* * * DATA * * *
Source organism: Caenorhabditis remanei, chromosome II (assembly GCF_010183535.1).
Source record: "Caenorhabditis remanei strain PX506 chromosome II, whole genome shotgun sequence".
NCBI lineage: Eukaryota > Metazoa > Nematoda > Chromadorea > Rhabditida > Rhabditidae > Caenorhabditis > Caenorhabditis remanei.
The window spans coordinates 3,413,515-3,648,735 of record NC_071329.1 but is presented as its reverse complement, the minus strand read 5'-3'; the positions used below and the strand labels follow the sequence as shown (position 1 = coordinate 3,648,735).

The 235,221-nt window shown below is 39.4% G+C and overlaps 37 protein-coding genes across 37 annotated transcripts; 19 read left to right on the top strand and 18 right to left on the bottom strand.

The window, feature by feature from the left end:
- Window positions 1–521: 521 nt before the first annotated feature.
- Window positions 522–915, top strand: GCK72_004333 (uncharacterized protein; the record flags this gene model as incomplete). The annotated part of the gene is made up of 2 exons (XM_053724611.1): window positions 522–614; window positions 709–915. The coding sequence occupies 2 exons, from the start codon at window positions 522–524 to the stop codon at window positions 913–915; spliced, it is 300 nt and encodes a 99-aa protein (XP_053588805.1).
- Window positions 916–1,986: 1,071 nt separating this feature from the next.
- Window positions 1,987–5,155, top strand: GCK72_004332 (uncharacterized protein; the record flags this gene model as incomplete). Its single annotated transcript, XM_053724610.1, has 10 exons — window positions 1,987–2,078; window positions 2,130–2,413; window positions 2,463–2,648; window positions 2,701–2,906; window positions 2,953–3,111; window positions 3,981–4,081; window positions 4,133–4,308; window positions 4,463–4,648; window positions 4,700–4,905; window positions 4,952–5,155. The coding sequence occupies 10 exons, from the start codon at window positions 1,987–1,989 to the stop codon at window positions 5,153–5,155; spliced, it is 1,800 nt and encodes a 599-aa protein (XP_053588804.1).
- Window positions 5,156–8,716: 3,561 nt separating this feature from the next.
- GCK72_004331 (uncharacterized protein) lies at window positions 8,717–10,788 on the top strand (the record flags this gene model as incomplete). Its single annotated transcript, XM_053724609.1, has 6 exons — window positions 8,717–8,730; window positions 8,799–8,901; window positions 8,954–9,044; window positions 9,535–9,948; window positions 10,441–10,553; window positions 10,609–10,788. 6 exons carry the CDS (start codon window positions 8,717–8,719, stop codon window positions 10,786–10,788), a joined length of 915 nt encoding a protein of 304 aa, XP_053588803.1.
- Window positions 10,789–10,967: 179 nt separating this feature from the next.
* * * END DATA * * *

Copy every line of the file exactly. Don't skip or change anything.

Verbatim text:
Source organism: Caenorhabditis remanei, chromosome II (assembly GCF_010183535.1).
Source record: "Caenorhabditis remanei strain PX506 chromosome II, whole genome shotgun sequence".
NCBI lineage: Eukaryota > Metazoa > Nematoda > Chromadorea > Rhabditida > Rhabditidae > Caenorhabditis > Caenorhabditis remanei.
The window spans coordinates 3,413,515-3,648,735 of record NC_071329.1 but is presented as its reverse complement, the minus strand read 5'-3'; the positions used below and the strand labels follow the sequence as shown (position 1 = coordinate 3,648,735).

The 235,221-nt window shown below is 39.4% G+C and overlaps 37 protein-coding genes across 37 annotated transcripts; 19 read left to right on the top strand and 18 right to left on the bottom strand.

The window, feature by feature from the left end:
- Window positions 1–521: 521 nt before the first annotated feature.
- Window positions 522–915, top strand: GCK72_004333 (uncharacterized protein; the record flags this gene model as incomplete). The annotated part of the gene is made up of 2 exons (XM_053724611.1): window positions 522–614; window positions 709–915. The coding sequence occupies 2 exons, from the start codon at window positions 522–524 to the stop codon at window positions 913–915; spliced, it is 300 nt and encodes a 99-aa protein (XP_053588805.1).
- Window positions 916–1,986: 1,071 nt separating this feature from the next.
- Window positions 1,987–5,155, top strand: GCK72_004332 (uncharacterized protein; the record flags this gene model as incomplete). Its single annotated transcript, XM_053724610.1, has 10 exons — window positions 1,987–2,078; window positions 2,130–2,413; window positions 2,463–2,648; window positions 2,701–2,906; window positions 2,953–3,111; window positions 3,981–4,081; window positions 4,133–4,308; window positions 4,463–4,648; window positions 4,700–4,905; window positions 4,952–5,155. The coding sequence occupies 10 exons, from the start codon at window positions 1,987–1,989 to the stop codon at window positions 5,153–5,155; spliced, it is 1,800 nt and encodes a 599-aa protein (XP_053588804.1).
- Window positions 5,156–8,716: 3,561 nt separating this feature from the next.
- GCK72_004331 (uncharacterized protein) lies at window positions 8,717–10,788 on the top strand (the record flags this gene model as incomplete). Its single annotated transcript, XM_053724609.1, has 6 exons — window positions 8,717–8,730; window positions 8,799–8,901; window positions 8,954–9,044; window positions 9,535–9,948; window positions 10,441–10,553; window positions 10,609–10,788. 6 exons carry the CDS (start codon window positions 8,717–8,719, stop codon window positions 10,786–10,788), a joined length of 915 nt encoding a protein of 304 aa, XP_053588803.1.
- Window positions 10,789–10,967: 179 nt separating this feature from the next.